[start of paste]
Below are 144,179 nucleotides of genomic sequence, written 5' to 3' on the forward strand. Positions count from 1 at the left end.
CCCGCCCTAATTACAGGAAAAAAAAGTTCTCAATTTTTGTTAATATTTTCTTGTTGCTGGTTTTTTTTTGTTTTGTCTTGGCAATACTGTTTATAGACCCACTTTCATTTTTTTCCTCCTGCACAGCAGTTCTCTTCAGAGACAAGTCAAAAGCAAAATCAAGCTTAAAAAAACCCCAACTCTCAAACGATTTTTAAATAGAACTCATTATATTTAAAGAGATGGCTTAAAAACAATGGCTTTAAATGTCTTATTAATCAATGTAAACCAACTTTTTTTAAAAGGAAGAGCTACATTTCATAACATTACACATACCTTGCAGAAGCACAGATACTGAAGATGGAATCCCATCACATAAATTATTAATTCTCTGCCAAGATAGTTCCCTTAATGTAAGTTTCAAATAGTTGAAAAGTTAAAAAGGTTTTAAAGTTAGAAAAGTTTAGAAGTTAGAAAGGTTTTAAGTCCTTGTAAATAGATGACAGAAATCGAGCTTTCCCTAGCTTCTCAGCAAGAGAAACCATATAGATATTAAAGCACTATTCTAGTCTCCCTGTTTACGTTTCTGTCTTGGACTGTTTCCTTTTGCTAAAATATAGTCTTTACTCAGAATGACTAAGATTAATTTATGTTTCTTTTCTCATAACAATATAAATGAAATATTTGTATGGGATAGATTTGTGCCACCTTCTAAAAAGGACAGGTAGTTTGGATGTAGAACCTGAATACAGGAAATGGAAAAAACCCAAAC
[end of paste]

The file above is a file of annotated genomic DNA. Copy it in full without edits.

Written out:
Below are 144,179 nucleotides of genomic sequence, written 5' to 3' on the forward strand. Positions count from 1 at the left end.
CCCGCCCTAATTACAGGAAAAAAAAGTTCTCAATTTTTGTTAATATTTTCTTGTTGCTGGTTTTTTTTTGTTTTGTCTTGGCAATACTGTTTATAGACCCACTTTCATTTTTTTCCTCCTGCACAGCAGTTCTCTTCAGAGACAAGTCAAAAGCAAAATCAAGCTTAAAAAAACCCCAACTCTCAAACGATTTTTAAATAGAACTCATTATATTTAAAGAGATGGCTTAAAAACAATGGCTTTAAATGTCTTATTAATCAATGTAAACCAACTTTTTTTAAAAGGAAGAGCTACATTTCATAACATTACACATACCTTGCAGAAGCACAGATACTGAAGATGGAATCCCATCACATAAATTATTAATTCTCTGCCAAGATAGTTCCCTTAATGTAAGTTTCAAATAGTTGAAAAGTTAAAAAGGTTTTAAAGTTAGAAAAGTTTAGAAGTTAGAAAGGTTTTAAGTCCTTGTAAATAGATGACAGAAATCGAGCTTTCCCTAGCTTCTCAGCAAGAGAAACCATATAGATATTAAAGCACTATTCTAGTCTCCCTGTTTACGTTTCTGTCTTGGACTGTTTCCTTTTGCTAAAATATAGTCTTTACTCAGAATGACTAAGATTAATTTATGTTTCTTTTCTCATAACAATATAAATGAAATATTTGTATGGGATAGATTTGTGCCACCTTCTAAAAAGGACAGGTAGTTTGGATGTAGAACCTGAATACAGGAAATGGAAAAAACCCAAAC